The analysis of our series of cholecystectomies due to polyps suggests an aggressive tendency toward this diagnosis, since only 16 patients out of 30 presented an age over 49. The pathology results confirm the suspicion since the majority were cholesterol polyps diagnosed as incidental findings or with nonspecific abdominal symptoms. As there are no evidence-based clinical guidelines, the decision to operate for diagnosis of GBP will be conditioned by the information that the surgeon offers the patient. With the current published data, the probability that a polyp smaller than 10mm is malignant is small, the probability that a true polyp smaller than 10mm will degenerate over time into an adenocarcinoma is small, and the probability that multiple lesions smaller than 10mm are pseudopolyps is high.

In the series by the Memorial Sloan Kettering Cancer Center group, which is renowned for its prestigious work in hepatobiliary surgery, only 80 patients out of 470 underwent cholecystectomy. Out of these 80, 17 (21%) had surgery for lesions greater than 10mm, 18 (22.5%) because of symptoms, 11 (14%) due to patient choice despite having polyps smaller than 10mm, and 34 (42.5%) during surgery due to another unrelated abdominal disease. These data demonstrate a restrictive approach with regards to the surgical indication for GBP.

In our series, the cholecystectomy specimens reported no findings in 3 patients. In the literature, this is not uncommon. Ito et al.20 found no polyps in 26 (32.5%) out of 80 patients who underwent cholecystectomy with diagnosis for GBP. In their discussion, they provide no explanation for this datum and consider these cases false positives of the ultrasound studies. Csendes et al.21 found no lesions in 3 (11%) out of 27 cholecystectomy pieces, but did not discuss this fact. With the few cases seen in our analysis, we cannot reach any conclusions in this regard, but it was suspected that opening the gallbladder after having removed it in the operating room could have influenced in the loss of polyps in 2 cases, especially cholesterol polyps, when the specimens were put into formaldehyde. And it was also suspected in the third case that the cholesterol polyps could have easily become detached and lost with the bile when the gallbladder was being opened in the pathology laboratory.

Some authors have studied possible risk factors that would help predict the malignancy of polyps. In a univariate study, Park et al.14 found risk factors to be age (≥57yrs), presence of symptoms, size (≥10mm), and morphology (sessile). In their multivariate analysis, only age and size were maintained as independent predictors for malignancy. In the univariate analysis of the study by Kwon et al.,19 risk factors for malignancy included age, presence of symptoms, sessile morphology, size, and single polyps. The multivariate analysis maintained age, morphology, and size as prognostic criteria for malignancy. The cut-off levels for age and size obtained with ROC curves were 57.5yrs and 12.5mm, but these were rounded up and down to 60yrs and 10mm, respectively, and the sessile criterion was added. With these variations, 77.8% (14/18) of the malignant polyps met the 3 criteria, 28.6% (12/42) met 2 criteria and 7.8% (9/116) met one criterion. In the 115 patients without any of the 3 criteria, there were no cases of malignant polyps.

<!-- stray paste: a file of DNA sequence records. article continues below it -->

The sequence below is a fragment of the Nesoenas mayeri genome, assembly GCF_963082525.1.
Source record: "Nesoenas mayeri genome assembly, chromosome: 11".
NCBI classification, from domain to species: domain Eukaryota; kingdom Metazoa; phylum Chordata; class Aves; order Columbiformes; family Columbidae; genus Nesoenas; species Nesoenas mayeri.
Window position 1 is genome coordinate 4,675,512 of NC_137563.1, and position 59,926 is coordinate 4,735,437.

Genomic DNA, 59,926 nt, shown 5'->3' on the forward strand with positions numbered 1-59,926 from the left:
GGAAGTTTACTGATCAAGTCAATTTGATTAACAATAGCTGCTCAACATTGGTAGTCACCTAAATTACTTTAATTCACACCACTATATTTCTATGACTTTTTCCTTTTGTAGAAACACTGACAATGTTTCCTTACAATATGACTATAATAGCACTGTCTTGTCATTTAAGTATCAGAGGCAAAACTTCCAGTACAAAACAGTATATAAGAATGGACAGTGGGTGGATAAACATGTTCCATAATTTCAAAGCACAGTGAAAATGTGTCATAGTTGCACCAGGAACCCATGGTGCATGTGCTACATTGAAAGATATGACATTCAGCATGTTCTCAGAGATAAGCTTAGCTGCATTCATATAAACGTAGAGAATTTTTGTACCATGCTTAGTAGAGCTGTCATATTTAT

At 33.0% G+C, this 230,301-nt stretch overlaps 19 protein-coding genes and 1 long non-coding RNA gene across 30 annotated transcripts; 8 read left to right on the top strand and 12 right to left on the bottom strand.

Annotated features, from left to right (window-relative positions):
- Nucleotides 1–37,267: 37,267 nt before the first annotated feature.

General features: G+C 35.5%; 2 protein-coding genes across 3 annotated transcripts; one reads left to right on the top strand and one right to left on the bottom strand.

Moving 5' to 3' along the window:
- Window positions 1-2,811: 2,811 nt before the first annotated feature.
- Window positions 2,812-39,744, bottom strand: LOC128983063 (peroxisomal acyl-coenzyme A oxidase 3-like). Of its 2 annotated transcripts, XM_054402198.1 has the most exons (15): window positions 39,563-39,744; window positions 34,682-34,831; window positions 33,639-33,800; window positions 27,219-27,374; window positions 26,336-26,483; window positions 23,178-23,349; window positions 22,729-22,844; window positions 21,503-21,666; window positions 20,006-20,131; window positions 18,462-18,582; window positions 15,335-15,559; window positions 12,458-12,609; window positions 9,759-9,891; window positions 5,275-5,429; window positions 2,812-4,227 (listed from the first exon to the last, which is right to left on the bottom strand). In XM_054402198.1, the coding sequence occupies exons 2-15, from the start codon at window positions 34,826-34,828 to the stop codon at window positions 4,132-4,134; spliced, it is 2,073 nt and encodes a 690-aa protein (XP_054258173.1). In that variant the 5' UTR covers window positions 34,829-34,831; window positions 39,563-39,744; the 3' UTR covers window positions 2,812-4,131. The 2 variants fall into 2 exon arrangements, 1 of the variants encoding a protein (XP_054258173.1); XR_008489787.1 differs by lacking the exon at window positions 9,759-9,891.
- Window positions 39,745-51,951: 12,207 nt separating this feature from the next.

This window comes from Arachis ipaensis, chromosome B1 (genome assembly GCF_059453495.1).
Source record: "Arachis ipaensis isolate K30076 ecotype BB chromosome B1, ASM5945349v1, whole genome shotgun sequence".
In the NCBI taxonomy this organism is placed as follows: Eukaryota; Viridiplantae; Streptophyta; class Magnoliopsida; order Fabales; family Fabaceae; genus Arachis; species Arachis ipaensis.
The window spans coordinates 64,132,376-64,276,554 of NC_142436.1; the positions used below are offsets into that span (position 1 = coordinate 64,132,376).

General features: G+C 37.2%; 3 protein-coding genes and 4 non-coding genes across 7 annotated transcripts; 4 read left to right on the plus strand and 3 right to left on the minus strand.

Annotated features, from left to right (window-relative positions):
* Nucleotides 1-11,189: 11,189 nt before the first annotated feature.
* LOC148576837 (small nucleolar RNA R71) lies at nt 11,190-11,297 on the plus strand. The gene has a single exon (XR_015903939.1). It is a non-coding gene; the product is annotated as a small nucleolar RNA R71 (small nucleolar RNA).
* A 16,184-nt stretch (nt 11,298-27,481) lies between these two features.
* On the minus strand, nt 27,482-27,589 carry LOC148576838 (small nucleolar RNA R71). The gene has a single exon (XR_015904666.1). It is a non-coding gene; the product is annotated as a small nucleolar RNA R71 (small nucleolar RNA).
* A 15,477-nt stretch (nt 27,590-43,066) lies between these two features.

As for the surgical approach of GBP, the laparoscopic method is most widely used. Nevertheless, when there is a preoperative suspicion for malignancy (for example, sessile polyp and size larger than one centimeter, or other radiographic signs), the general recommendations are to use an open approach. For this reason, we decided on open cholecystectomy in one patient of the series who presented with a large, sessile polyp. This topic is also controversial, however, and more studies would be required to support the advantages of the open technique in this type of polyps.

In conclusion, the ultrasound diagnosis of a gallbladder polyp should be accompanied by a detailed report of its size, shape and number. When the polyps are symptomatic, cholecystectomy should be offered as treatment. Polyps smaller than 10mm detected in patients under the age of 50 have a minimal probability of malignancy, and ultrasound follow-up is safe. The presence of multiple lesions in a young patient suggests benignity. In patients with polyps larger than 10mm, cholecystectomy is recommended. In patients with smaller polyps but with suspicious characteristics seen on ultrasound who are over the age of 50, surgery should be recommended even though the probability of malignancy is low. Care should be taken when opening the surgical specimen for inspection, and this should be done on a surface for proper collection.

Although some published studies do not recommend the ultrasound follow-up of unremoved polyps, we recommend a 6-month ultrasound and then annual ultrasounds for 2 or 3 years until studies are published with greater evidence for ruling out this recommendation.

Conflict of Interests

The authors have no conflict of interests to declare.

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Question and answer.

Please cite this article as: Morera-Ocón FJ, Ballestín-Vicente J, Calatayud-Blas AM, de Tursi-Rispoli LC, Bernal-Sprekelsen JC. Indicaciones quirúrgicas en los pólipos de vesícula biliar. Cir Esp. 2013;91:324–330.

Copyright © 2011. AEC